Objective: Studies examining associations between movement behaviours (i.e. physical activity, sedentary behaviour and sleep duration) and obesity focus on average values of these movement behaviours, despite important within-country and between-country variability. A better understanding of movement behaviour inequalities is important for developing public health policies and behaviour-change interventions. The objective of this ecologic analysis at the country level was to determine if inequality in movement behaviours is a better correlate of obesity than average movement behaviour volume in children from all inhabited continents of the world.
Methods: This multinational, cross-sectional study included 6,128 children 9-11 years of age. Moderate-to-vigorous physical activity (MVPA), total sedentary time (SED) and sleep period time were monitored over 7 consecutive days using waist-worn accelerometry. Screen time was self-reported. Inequality in movement behaviours was determined using Gini coefficients (ranging from 0 [complete equality] to 1 [complete inequality]).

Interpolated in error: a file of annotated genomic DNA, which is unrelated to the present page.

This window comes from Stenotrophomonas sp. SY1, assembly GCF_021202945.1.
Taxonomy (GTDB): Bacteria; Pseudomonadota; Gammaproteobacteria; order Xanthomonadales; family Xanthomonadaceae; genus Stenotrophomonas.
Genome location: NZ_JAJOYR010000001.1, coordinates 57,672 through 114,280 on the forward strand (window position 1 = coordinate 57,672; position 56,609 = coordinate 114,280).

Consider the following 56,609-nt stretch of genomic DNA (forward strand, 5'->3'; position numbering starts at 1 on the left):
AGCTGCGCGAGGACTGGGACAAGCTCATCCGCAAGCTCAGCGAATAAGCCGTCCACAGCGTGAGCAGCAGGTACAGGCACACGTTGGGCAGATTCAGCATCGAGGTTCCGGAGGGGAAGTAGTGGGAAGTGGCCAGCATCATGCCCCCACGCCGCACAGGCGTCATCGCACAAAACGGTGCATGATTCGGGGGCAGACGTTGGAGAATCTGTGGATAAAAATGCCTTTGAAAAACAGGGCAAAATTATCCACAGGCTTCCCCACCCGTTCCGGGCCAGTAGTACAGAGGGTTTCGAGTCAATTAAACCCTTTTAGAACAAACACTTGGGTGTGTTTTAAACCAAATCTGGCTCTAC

Results: The largest inequality in movement behaviours was observed for screen time (Gini of 0.32; medium inequality), followed by MVPA (Gini of 0.21; low inequality), SED (Gini of 0.07; low inequality) and sleep period time (Gini of 0.05; low inequality). Average MVPA (h d -1) was a better correlate of obesity than MVPA inequality ( r = -0.77 vs. r = 0.00, p = 0.03). Average SED (h d -1) was also a better correlate of obesity than SED inequality ( r = 0.52 vs. r = -0.32, p = 0.05). Differences in associations for screen time and sleep period time were not statistically significant. MVPA in girls was found to be disproportionally lower in countries with more MVPA inequality.
Conclusions: Findings from this study show that average MVPA and SED should continue to be used in population health studies of children as they are better correlates of obesity than inequality in these behaviours. Moreover, the findings suggest that MVPA inequality could be greatly reduced through increases in girls' MVPA alone.